Is the thief of John 10:10 Talking About Satan?
“The thief cometh not, but for to steal, and to kill, and to destroy: I am come that they might have life and that they might have it more abundantly.” John 10:10.
Some believe that “the thief” in the above passage is talking about the hypocritical Jewish leadership of the day rather than Satan. These interpreters believe that it is wrong to use this passage as a proof text about Satan’s nature, even though they acknowledge that Satan, according to other Scripture, DOES, in fact, steal, kill and destroy. They claim that the CONTEXT of Jesus’ statement refers to wicked men and not to the wicked devil.
Here is my response.
The context is talking about BOTH the wicked human shepherds AND Satan as the chief Shepherd of evil. Both are thieving wolves in disguise. The full context of this passage needs to be put in perspective. Jesus, in John chapters 8-10, is ministering in or near the Temple, the hub of Jewish religious leadership. In these chapters, Jesus is repeatedly responding to and rebuking the deceitful and destructive attacks of evil made against Him by the Scribes, Pharisees, and other religious leaders. John 8:3, 13, 48, 52, 59; 9:13, 33-34, 40; 10:24, 31, 33, 39.
In between the Pharisees’ various attacks and accusations in these three chapters, Jesus does some amazing things in and around the Temple. 1) Jesus saves the woman caught in adultery from being killed at the direction of the Jewish leadership. 2) Jesus heals the man blind from birth, a man whom the Jewish leadership then casts out of the Temple in anger because the healed man gave divine credit to Christ. 3) Jesus tells the Temple Jews that He preexisted Abraham as the great “I AM.” 4) Jesus informs the Jewish leaders that He and the Father are one. 5) Finally, Jesus portrays Himself as “the true shepherd” and “door of salvation” for all men. These chapters may well be the most important three sequential chapters in the Bible.
But, there is one OTHER crucial truth in these chapters, one that answers the question as to whom “the thief” in John 10:10 is clearly referring. Jesus informs the Temple Jews of the following: ” Ye are OF your father the devil, and the lusts of your father ye will do. He was a murderer from the beginning, and abode not in the truth, because there is no truth in him. When he speaketh a lie, he speaketh of his own: for he is a liar and the father of it.” John 8:44.
Read the above passage carefully, for it is crucial that we understand the full significance of what Jesus is saying. Satan is the father of all lies, the father of all lusts, the father of all murder, and the father of all sin. All fallen men are “functional” sons of the devil until they find the true Shepherd’s voice. All men were created to be sons of God, but like the prodigal son, all have strayed and been snared by the cosmic enemy known as the devil. 1 John 3:8 is in full accord here: “He that committeth sin is OF the devil; for the devil sinneth from the beginning. For this purpose, the Son of God was manifested, that he might destroy the works of the devil.” 1 John 3:8.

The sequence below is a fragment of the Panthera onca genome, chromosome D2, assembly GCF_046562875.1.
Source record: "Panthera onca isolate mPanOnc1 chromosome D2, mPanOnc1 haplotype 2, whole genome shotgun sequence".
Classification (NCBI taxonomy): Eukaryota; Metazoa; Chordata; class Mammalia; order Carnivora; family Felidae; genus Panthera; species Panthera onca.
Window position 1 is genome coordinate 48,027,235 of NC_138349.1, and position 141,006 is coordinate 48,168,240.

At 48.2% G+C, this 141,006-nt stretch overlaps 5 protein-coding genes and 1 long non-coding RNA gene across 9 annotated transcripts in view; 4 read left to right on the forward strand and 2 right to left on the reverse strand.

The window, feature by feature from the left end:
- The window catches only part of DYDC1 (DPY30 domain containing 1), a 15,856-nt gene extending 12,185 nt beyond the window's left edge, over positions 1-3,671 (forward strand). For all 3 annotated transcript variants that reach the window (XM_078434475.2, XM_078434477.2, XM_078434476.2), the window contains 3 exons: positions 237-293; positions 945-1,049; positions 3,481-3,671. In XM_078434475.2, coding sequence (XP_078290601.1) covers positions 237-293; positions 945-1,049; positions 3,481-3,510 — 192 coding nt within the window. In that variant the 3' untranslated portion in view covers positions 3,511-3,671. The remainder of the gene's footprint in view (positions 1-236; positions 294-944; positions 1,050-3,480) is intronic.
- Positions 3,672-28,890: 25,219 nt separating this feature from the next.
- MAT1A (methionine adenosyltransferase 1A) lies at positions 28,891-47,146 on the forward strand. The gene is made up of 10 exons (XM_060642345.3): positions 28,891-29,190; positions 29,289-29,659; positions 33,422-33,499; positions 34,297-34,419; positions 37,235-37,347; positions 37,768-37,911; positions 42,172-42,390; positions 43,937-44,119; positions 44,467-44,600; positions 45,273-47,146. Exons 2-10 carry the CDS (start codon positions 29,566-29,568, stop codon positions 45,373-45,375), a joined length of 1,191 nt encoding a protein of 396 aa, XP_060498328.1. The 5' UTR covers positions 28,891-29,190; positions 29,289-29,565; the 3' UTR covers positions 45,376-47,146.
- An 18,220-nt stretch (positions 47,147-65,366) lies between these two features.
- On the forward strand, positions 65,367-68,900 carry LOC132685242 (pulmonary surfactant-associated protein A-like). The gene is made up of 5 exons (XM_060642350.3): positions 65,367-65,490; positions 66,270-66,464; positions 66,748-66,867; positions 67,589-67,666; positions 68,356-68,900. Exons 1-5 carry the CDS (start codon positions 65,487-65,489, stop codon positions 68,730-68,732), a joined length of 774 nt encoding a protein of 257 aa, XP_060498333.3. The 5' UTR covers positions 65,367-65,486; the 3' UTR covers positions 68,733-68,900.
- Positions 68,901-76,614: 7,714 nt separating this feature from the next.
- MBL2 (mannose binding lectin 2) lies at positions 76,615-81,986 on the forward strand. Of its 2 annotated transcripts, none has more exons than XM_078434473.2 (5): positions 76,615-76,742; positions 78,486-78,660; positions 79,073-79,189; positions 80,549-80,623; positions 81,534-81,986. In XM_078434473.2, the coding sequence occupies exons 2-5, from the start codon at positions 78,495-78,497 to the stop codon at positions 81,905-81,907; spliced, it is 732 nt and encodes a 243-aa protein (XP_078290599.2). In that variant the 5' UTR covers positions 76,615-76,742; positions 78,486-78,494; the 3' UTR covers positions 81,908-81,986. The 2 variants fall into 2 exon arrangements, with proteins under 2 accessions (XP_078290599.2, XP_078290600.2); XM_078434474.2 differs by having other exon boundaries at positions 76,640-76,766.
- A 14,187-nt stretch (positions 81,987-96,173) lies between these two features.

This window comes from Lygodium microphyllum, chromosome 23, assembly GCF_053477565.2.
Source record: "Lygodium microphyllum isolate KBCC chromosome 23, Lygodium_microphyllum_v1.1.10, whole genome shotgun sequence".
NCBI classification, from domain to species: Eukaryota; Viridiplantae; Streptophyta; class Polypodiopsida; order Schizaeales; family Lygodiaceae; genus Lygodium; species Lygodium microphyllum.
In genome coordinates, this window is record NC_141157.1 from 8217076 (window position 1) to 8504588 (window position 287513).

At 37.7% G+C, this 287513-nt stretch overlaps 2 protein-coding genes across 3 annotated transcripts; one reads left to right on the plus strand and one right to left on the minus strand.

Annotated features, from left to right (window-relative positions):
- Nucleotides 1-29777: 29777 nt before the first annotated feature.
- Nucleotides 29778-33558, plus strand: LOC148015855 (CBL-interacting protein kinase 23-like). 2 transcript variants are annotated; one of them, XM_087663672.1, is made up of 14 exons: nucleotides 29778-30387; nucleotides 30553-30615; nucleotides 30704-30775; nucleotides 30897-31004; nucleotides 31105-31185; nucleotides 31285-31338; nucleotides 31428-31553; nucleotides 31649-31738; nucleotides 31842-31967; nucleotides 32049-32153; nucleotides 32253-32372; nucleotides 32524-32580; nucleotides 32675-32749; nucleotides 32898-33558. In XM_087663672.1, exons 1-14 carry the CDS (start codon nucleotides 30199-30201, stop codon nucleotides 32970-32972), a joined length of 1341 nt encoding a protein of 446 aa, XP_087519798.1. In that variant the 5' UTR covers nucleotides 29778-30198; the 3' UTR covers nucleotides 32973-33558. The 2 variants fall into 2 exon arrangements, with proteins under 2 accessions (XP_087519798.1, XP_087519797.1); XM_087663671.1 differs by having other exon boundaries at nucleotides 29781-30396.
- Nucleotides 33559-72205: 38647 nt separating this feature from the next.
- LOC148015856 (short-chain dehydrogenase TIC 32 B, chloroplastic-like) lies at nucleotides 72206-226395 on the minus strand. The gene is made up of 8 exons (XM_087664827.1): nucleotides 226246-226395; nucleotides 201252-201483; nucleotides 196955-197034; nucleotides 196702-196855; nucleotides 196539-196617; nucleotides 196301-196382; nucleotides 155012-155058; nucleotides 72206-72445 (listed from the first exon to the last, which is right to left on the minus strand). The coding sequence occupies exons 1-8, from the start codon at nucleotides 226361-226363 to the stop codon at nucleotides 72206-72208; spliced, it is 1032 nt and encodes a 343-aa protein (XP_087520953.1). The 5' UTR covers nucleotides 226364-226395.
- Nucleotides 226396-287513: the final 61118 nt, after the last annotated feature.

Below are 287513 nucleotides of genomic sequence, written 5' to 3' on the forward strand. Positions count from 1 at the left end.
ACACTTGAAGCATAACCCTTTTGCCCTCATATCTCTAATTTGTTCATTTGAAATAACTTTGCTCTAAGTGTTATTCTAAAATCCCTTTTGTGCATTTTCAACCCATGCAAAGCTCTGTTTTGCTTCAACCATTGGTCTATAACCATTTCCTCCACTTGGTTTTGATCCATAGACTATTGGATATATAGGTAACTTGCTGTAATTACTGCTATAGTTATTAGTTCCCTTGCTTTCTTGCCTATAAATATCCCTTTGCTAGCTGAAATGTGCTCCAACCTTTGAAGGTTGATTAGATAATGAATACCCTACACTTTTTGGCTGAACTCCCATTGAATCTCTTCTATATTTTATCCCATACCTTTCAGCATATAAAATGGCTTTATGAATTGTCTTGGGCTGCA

Do you see? When John 10:1-13 refers to “a stranger,” “the voice of strangers,” “thieves and robbers,” “the thief,” and “the wolf,” Jesus is referring to a system of devilish dynamics which ALL stem, originate, flow FROM and are empowered BY Satan. Jesus elsewhere in John calls Satan the prince/ruler of this fallen world. John 12:31; 14:30; 16:11. The apostle John tells us that “the whole world is in the power of the evil one (RSV).” Jesus is defining the nature of Satan in these three chapters as it continues to attack His ministry in and around the Temple.
Furthermore, just because a plural term is occasionally used in this passage, such as “shepherdS” or “robberS,” this does not mean the terms aren’t referring to the singular person of Satan. Mark 4:4 metaphorically refers to Satan in the plural, as “the fowlS of the air,” who immediately comes and devours up the seed of God sown on the wayside heart. Jesus explicitly taught that these “birdS” (plural) represented Satan (singular) in Mark 4:15. This plural metaphor is clearly referring to a singular entity.
So, does “the thief “John 10:10 also refer to Pharisees? Sure it can. But, “the thief’s” primary application is to the true father of all Pharisaical living and thinking — Satan. Pharisees are themselves mere pawns, earthly false shepherds who serve a cosmic false shepherd named Satan. The “context” of “the thief” refers primarily to Satan. The Holy Ghost “subtext” also resonates that Satan is the topical target here. We are more than justified in using this passage as one of the defining statements by Jesus as to the nature, will, and purposes of Satan.